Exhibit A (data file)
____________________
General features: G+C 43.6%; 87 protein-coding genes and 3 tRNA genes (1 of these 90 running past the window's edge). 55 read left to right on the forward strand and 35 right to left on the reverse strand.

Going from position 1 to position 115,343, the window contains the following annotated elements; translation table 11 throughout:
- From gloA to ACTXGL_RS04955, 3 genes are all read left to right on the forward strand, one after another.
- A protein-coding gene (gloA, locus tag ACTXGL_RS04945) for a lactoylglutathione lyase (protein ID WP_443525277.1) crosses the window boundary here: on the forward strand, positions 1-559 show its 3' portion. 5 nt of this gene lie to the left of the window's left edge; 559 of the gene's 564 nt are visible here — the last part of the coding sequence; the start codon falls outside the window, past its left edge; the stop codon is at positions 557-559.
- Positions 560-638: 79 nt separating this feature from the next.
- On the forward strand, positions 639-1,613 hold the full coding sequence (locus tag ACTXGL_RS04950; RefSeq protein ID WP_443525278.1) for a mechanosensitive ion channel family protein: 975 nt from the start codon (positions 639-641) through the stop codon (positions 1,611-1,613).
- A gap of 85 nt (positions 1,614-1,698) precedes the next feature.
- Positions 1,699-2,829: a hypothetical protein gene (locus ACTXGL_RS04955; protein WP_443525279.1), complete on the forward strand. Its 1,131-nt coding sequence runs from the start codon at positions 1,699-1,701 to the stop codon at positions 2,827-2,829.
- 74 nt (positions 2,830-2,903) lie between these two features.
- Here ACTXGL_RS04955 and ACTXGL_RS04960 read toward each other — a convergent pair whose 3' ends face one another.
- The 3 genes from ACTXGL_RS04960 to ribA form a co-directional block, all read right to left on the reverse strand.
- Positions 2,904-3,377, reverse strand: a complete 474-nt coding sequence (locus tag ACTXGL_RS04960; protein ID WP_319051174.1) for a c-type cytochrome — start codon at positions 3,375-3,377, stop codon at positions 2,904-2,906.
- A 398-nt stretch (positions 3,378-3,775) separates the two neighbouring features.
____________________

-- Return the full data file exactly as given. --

General features: G+C 43.6%; 87 protein-coding genes and 3 tRNA genes (1 of these 90 running past the window's edge). 55 read left to right on the forward strand and 35 right to left on the reverse strand.

Going from position 1 to position 115,343, the window contains the following annotated elements; translation table 11 throughout:
- From gloA to ACTXGL_RS04955, 3 genes are all read left to right on the forward strand, one after another.
- A protein-coding gene (gloA, locus tag ACTXGL_RS04945) for a lactoylglutathione lyase (protein ID WP_443525277.1) crosses the window boundary here: on the forward strand, positions 1-559 show its 3' portion. 5 nt of this gene lie to the left of the window's left edge; 559 of the gene's 564 nt are visible here — the last part of the coding sequence; the start codon falls outside the window, past its left edge; the stop codon is at positions 557-559.
- Positions 560-638: 79 nt separating this feature from the next.
- On the forward strand, positions 639-1,613 hold the full coding sequence (locus tag ACTXGL_RS04950; RefSeq protein ID WP_443525278.1) for a mechanosensitive ion channel family protein: 975 nt from the start codon (positions 639-641) through the stop codon (positions 1,611-1,613).
- A gap of 85 nt (positions 1,614-1,698) precedes the next feature.
- Positions 1,699-2,829: a hypothetical protein gene (locus ACTXGL_RS04955; protein WP_443525279.1), complete on the forward strand. Its 1,131-nt coding sequence runs from the start codon at positions 1,699-1,701 to the stop codon at positions 2,827-2,829.
- 74 nt (positions 2,830-2,903) lie between these two features.
- Here ACTXGL_RS04955 and ACTXGL_RS04960 read toward each other — a convergent pair whose 3' ends face one another.
- The 3 genes from ACTXGL_RS04960 to ribA form a co-directional block, all read right to left on the reverse strand.
- Positions 2,904-3,377, reverse strand: a complete 474-nt coding sequence (locus tag ACTXGL_RS04960; protein ID WP_319051174.1) for a c-type cytochrome — start codon at positions 3,375-3,377, stop codon at positions 2,904-2,906.
- A 398-nt stretch (positions 3,378-3,775) separates the two neighbouring features.